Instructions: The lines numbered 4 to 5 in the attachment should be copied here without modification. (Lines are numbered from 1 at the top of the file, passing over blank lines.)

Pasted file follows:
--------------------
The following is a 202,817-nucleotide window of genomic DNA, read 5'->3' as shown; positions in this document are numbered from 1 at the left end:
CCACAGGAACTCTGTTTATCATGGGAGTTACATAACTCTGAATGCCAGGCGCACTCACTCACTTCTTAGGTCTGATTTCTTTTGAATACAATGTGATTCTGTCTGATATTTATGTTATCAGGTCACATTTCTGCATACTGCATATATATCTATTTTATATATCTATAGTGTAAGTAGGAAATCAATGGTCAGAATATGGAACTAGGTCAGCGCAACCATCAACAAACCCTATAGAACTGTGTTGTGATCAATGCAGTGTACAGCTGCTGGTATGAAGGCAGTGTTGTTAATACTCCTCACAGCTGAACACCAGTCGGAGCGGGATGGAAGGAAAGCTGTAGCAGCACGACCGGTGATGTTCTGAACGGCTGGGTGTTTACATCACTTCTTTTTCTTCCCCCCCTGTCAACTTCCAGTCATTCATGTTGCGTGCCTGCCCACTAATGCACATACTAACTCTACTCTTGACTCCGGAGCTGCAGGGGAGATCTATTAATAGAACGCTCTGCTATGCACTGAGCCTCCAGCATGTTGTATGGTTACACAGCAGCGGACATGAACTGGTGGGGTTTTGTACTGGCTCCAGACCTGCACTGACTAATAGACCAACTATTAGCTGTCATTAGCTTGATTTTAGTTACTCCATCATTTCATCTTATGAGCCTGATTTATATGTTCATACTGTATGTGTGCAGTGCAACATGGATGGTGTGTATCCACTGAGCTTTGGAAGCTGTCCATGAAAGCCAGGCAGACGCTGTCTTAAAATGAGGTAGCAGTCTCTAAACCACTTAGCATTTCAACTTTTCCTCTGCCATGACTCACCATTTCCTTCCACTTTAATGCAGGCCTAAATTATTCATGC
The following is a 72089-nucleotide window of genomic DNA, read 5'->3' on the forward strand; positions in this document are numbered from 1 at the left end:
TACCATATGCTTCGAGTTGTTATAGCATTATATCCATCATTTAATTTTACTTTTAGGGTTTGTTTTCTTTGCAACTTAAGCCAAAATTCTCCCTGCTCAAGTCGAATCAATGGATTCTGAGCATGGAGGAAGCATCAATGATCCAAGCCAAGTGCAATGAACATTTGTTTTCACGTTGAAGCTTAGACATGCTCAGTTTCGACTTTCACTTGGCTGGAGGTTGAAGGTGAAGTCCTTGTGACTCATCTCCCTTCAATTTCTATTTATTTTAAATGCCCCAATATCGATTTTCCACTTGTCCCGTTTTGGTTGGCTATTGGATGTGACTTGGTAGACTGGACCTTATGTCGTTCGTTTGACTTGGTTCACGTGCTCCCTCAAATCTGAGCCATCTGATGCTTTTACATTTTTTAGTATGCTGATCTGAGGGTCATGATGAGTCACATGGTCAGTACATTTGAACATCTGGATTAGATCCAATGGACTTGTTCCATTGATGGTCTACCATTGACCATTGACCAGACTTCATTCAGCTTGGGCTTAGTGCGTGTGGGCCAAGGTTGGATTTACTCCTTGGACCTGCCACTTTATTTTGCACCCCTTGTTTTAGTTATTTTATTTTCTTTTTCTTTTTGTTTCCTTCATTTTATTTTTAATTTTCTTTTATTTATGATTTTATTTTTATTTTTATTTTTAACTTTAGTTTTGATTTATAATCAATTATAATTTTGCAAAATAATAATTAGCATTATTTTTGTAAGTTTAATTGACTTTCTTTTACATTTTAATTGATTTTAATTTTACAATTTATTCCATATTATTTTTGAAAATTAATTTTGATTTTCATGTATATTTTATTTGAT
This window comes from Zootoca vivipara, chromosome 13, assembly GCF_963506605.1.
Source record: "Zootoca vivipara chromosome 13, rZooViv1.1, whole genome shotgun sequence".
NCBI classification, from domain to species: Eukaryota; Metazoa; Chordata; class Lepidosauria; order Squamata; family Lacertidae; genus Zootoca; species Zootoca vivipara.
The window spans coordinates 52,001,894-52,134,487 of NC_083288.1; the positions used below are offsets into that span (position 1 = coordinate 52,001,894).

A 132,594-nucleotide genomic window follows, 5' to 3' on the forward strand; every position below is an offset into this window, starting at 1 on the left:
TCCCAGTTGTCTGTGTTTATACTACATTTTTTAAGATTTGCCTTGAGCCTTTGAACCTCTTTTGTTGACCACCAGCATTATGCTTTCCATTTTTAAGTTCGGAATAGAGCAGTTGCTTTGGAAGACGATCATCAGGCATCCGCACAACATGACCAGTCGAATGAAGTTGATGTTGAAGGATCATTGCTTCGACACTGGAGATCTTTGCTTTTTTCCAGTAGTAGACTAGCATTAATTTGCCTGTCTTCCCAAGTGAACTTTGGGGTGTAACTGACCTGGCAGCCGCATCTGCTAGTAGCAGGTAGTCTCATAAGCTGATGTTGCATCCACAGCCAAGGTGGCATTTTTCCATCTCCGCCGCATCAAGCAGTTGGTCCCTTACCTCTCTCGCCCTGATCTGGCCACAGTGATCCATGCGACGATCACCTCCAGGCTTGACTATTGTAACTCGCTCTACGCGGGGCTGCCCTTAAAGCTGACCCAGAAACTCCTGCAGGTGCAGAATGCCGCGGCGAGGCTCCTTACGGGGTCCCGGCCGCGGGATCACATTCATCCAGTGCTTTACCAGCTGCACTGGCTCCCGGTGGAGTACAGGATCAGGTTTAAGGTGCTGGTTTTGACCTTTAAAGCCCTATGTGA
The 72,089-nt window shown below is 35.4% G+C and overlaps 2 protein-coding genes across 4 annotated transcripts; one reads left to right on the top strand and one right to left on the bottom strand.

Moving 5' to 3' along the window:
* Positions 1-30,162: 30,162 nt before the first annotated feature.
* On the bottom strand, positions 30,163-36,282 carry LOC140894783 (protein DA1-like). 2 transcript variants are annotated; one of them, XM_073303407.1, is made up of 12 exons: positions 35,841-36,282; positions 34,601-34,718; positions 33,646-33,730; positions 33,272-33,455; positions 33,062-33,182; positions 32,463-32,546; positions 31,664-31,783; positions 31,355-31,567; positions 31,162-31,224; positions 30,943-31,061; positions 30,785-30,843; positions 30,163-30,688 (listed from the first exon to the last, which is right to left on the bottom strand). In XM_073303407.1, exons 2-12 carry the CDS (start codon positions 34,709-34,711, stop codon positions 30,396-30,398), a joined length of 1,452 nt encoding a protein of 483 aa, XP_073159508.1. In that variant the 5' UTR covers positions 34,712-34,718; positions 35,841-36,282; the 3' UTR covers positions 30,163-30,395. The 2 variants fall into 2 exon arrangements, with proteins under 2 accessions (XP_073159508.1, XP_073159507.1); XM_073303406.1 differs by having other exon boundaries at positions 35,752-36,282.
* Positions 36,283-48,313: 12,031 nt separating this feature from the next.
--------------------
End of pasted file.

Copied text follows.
TACCATATGCTTCGAGTTGTTATAGCATTATATCCATCATTTAATTTTACTTTTAGGGTTTGTTTTCTTTGCAACTTAAGCCAAAATTCTCCCTGCTCAAGTCGAATCAATGGATTCTGAGCATGGAGGAAGCATCAATGATCCAAGCCAAGTGCAATGAACATTTGTTTTCACGTTGAAGCTTAGACATGCTCAGTTTCGACTTTCACTTGGCTGGAGGTTGAAGGTGAAGTCCTTGTGACTCATCTCCCTTCAATTTCTATTTATTTTAAATGCCCCAATATCGATTTTCCACTTGTCCCGTTTTGGTTGGCTATTGGATGTGACTTGGTAGACTGGACCTTATGTCGTTCGTTTGACTTGGTTCACGTGCTCCCTCAAATCTGAGCCATCTGATGCTTTTACATTTTTTAGTATGCTGATCTGAGGGTCATGATGAGTCACATGGTCAGTACATTTGAACATCTGGATTAGATCCAATGGACTTGTTCCATTGATGGTCTACCATTGACCATTGACCAGACTTCATTCAGCTTGGGCTTAGTGCGTGTGGGCCAAGGTTGGATTTACTCCTTGGACCTGCCACTTTATTTTGCACCCCTTGTTTTAGTTATTTTATTTTCTTTTTCTTTTTGTTTCCTTCATTTTATTTTTAATTTTCTTTTATTTATGATTTTATTTTTATTTTTATTTTTAACTTTAGTTTTGATTTATAATCAATTATAATTTTGCAAAATAATAATTAGCATTATTTTTGTAAGTTTAATTGACTTTCTTTTACATTTTAATTGATTTTAATTTTACAATTTATTCCATATTATTTTTGAAAATTAATTTTGATTTTCATGTATATTTTATTTGAT
This window comes from Zootoca vivipara, chromosome 13, assembly GCF_963506605.1.